Education12th November 2013

Deaf Education Limiting Life Choices

Research shows that deaf students achieve less at school.

by Sarah Lawrence

Let's be honest. Since I was a little girl, there have been some significant improvements in respect of knowledge, understanding and service provision for deaf people. It's far from perfect obviously, but I think it's important to acknowledge that in some aspects of life, there has been improvement. Nevertheless, as I woke this morning, I had a question immediately coming into my mind; What gives you most concern for deaf people today?

The answer, well, by that I mean my answer, is education.

I think education troubles me most, primarily because it is the point at which a young person's life is often defined. In respect of deaf children, the word defined can frequently be replaced with the word. Opportunities are stifled at the start of a young child's life, through inadequate education, and those deaf people who have gone on to be successful, have more often than not, had to fight twice, or even three times harder, than anyone else.

The problem as I see it, is that the education offered to a deaf child varies, quite often significantly so. It ranges from having a place in mainstream education with a supporter, through to a placement in a special needs unit, because a deaf child is sometimes assumed to have learning difficulties because they fell behind their peers during the early years.

Whilst I see the education of young deaf people as being a lottery, the other issue is the extent to which parents can support, supplement and help their child's education, as happens in most families. For deaf children born into a deaf family, this is less of an issue because communication does not present a problem, but as in my case, my parents knew nothing about bringing up a deaf child, and it was hard, very hard. The emotional strain for the parents in huge, and whilst there was, and still is, some pockets of support, that support is underpinned locally by personal opinion, budgets, stereotypes and discriminatory views. More often than not, it is wildly inadequate.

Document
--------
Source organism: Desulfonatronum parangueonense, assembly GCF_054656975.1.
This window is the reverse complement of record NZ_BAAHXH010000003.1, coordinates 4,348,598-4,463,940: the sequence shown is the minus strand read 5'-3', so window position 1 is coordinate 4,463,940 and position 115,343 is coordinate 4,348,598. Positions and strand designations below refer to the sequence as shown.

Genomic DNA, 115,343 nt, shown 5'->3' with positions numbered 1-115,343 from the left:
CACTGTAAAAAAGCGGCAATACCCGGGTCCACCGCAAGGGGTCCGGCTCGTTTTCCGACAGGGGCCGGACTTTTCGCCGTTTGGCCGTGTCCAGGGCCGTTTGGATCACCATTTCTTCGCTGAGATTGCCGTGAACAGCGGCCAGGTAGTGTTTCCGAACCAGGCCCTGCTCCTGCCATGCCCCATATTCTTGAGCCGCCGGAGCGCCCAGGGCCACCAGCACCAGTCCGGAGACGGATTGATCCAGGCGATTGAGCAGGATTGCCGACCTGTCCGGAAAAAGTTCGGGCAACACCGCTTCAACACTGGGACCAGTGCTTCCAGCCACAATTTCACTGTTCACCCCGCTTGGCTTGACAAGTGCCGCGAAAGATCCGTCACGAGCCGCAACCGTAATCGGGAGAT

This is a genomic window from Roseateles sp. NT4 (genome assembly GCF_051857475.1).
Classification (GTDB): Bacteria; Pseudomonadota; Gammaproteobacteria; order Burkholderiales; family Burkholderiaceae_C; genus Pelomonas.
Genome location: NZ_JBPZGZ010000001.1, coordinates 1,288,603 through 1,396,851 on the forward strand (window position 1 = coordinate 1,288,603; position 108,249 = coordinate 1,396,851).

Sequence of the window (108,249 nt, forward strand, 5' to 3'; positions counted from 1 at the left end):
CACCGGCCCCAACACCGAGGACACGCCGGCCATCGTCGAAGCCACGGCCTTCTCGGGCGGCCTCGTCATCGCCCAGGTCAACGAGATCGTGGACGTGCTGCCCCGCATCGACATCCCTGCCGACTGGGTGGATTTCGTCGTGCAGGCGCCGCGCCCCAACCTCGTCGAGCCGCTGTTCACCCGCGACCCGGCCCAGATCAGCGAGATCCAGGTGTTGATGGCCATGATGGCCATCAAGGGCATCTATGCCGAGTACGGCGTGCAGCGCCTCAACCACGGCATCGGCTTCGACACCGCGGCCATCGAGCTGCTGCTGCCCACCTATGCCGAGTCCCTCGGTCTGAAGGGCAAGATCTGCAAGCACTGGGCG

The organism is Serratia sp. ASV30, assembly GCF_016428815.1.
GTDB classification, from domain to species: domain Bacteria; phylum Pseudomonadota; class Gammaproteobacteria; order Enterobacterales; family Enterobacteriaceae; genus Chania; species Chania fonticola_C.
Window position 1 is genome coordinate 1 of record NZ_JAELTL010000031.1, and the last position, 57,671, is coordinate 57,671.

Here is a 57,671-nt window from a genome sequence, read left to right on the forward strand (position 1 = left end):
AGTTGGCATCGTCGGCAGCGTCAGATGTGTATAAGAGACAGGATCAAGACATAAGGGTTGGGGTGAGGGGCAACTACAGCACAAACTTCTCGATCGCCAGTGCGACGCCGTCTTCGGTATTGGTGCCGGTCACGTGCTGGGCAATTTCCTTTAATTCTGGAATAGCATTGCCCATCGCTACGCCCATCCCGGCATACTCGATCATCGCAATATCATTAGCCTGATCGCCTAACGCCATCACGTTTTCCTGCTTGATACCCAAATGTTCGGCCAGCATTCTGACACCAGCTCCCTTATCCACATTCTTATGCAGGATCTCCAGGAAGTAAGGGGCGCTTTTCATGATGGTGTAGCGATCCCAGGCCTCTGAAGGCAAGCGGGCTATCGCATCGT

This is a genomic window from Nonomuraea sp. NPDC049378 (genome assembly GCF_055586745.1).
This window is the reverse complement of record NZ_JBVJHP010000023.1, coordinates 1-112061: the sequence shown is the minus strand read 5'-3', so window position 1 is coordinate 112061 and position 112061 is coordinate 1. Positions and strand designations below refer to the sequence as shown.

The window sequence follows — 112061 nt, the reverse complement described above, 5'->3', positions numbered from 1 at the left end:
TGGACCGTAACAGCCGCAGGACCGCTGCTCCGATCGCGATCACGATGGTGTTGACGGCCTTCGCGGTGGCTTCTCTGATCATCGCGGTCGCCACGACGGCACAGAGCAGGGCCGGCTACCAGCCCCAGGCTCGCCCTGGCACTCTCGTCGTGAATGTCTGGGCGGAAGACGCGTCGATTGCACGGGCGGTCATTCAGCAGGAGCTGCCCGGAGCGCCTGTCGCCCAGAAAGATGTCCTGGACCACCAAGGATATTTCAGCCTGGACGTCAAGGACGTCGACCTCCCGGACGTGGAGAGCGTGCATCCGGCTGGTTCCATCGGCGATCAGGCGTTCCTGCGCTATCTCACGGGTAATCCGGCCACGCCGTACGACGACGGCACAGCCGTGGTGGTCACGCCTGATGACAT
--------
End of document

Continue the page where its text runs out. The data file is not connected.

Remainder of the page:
Personally, I think it's about time this issue was given the priority it has long deserved. Austere times are not responsible for deaf children and their families being let down every day. It is the ignorance and arrogance of the power brokers; who are responsible. Finding the right solution, should be driven by academic research and the un-biased proposal of an educational framework that is fit for purpose and gives every deaf child the opportunity to flourish.

Subsequent proposals for change should be mandated for delivery at a local level, with fairness for all secured across all parts of the UK, and not left to the whims and vagaries of local government.

I recognise that education of our deaf children represents a huge elephant of a problem, but with coordination, collaboration, and commitment, this cannot be beyond us.

I consider educational discrimination to be such a significant issue, that all deaf led charities and organisations should make it their priority, and with a collective mindset, effective and passionate lobbying, and reasoned debate, we might actually be able to make a difference. A real difference!

Article by Sarah Lawrence

posted in Community / Education

12th November 2013